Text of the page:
CALIFORNIA | LOCAL
June 8, 2013 |
Southern California Edison built San Onofre's two nuclear reactors in about nine years, but tearing them down will be a technically complex, multibillion-dollar job completed over decades. It is likely that Edison first will mothball the plant, which under federal rules could keep its imposing imprint on the Orange-San Diego County coastline for another half-century. When the plant does come down, it will be a massive job. Tons of highly radioactive fuel now stored in pools will have to cool before the rods can be moved to concrete pads outdoors.
July 21, 2011 |
More than four months after it was crippled by an earthquake-generated tsunami, Japan's Fukushima Daiichi nuclear power plant has stabilized and workers are on track to achieve a "cold shutdown" within six months, government and utility officials say. Officials made a positive prognosis this week after scaling several hurdles in decommissioning the facility, which was damaged March 11 when the tsunami disabled the plant's cooling system. The flooding led to partial meltdowns of the reactors, which released radioactivity into the atmosphere and prompted the evacuation of tens of thousands of nearby residents.
CALIFORNIA | LOCAL
November 2, 2012 |
The cost of the long-running outage at the San Onofre nuclear plant now tops $300 million, but it remains unclear who will ultimately foot the bill. Edison International, the parent company of plant operator and majority owner Southern California Edison, reported its third quarter earnings Thursday, including new details on the costs of the plant's troubles. The company reported that inspection and repair costs relating to the outage totaled $96 million as of Sept. 30, and the costs of replacing the plant's power had risen to $221 million.
March 26, 2011 |
Japan's government urges residents within 18 miles of the stricken Fukushima nuclear power plant to leave their homes, as new information suggests that the core of reactor No. 3 may have been breached. Japan's government Friday urged residents within 18 miles of the stricken Fukushima nuclear power plant to leave their homes, as new information suggested that the core of reactor No. 3 may have been breached. Although people living within 12 miles of the plant were evacuated early in the crisis, those between 12 and 18 miles had been told it was safe to remain as long as they stayed indoors.
August 27, 2011 |
The earthquake that rattled much of the East Coast last week is sparking angry calls from elected officials seeking an immediate reevaluation of seismic risks at two dozen or so commercial nuclear plants around the country, including two in California. The frustration is directed at members of the federal agency charged with regulating commercial nuclear plants, the Nuclear Regulatory Commission. "I question their dedication to safety," Sen. Barbara Boxer (D-Calif.), chairwoman of the Environment and Public Works Committee, said in an interview.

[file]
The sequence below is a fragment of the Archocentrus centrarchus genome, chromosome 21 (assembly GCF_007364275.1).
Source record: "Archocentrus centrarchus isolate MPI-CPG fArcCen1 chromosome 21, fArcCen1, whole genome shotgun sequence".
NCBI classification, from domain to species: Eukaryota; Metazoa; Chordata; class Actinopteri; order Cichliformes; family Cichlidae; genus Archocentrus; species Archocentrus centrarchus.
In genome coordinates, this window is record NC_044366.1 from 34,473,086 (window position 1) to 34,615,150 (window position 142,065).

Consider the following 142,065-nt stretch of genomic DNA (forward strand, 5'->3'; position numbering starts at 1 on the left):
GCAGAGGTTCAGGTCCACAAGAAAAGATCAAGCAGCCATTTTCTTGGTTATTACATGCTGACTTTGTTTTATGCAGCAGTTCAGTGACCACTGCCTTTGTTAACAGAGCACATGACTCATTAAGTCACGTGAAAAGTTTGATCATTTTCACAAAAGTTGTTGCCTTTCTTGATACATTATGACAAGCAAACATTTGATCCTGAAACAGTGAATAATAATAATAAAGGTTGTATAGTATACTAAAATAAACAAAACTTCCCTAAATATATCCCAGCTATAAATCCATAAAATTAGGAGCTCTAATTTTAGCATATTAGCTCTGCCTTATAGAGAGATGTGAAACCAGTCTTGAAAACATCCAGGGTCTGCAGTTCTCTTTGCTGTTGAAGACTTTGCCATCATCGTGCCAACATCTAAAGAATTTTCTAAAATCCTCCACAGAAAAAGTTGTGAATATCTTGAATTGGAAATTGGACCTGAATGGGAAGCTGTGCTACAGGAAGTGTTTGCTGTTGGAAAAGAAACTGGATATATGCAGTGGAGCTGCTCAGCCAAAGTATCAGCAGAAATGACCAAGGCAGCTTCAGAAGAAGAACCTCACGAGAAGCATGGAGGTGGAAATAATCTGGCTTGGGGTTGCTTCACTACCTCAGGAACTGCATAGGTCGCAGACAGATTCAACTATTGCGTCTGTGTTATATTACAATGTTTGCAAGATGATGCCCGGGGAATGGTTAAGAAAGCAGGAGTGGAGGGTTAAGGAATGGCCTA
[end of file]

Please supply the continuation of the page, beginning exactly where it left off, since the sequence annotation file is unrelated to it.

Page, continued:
CALIFORNIA | LOCAL
March 31, 2011 |
The operators of the San Onofre nuclear power plant are proposing a multimillion-dollar study that would use new technology to better assess seismic conditions near the northern San Diego County complex. The announcement by Southern California Edison followed calls in the wake of the Japanese nuclear crisis by state and federal officials for comprehensive reviews of the state's two commercial nuclear power plants, which are both located along the coast. Also Wednesday, lawyers for a former manager at San Onofre announced they had filed a lawsuit against the company, saying the man was fired after he raised other employees' safety concerns with the Nuclear Regulatory Commission.
March 17, 2011 |
Japanese authorities embarked on desperate new measures to avert full-scale meltdowns at a quake-battered nuclear plant Thursday, dispatching helicopters to drop tons of water on the reactors and readying water cannons to cool a spent-fuel pool that an American official said was responsible for "very significant radiation levels. " At the same time, public anger mounted over the government's lagging efforts to provide relief for the survivors of last week's earthquake and tsunami.
August 25, 1985
Workers quickly doused a fire started by oil leaking onto hot pipes at the St. Lucie nuclear plant at Fort Pierce, Fla., and there was no damage to the plant or risk to the public, Florida Power & Light Co. spokesmen said. Two workers were slightly injured. The incident occurred as a reactor was being returned to service after shutdown for repairs. The source of the oil leak has not been determined.
December 11, 1986 |
One of eight workers scalded when a pipe burst at a nuclear power plant died Wednesday, and five others remained in critical condition, officials said. Virginia Power and Nuclear Regulatory Commission officials spent the day examining the scene of Tuesday's accident at the Unit 2 reactor of the utility's Surry plant.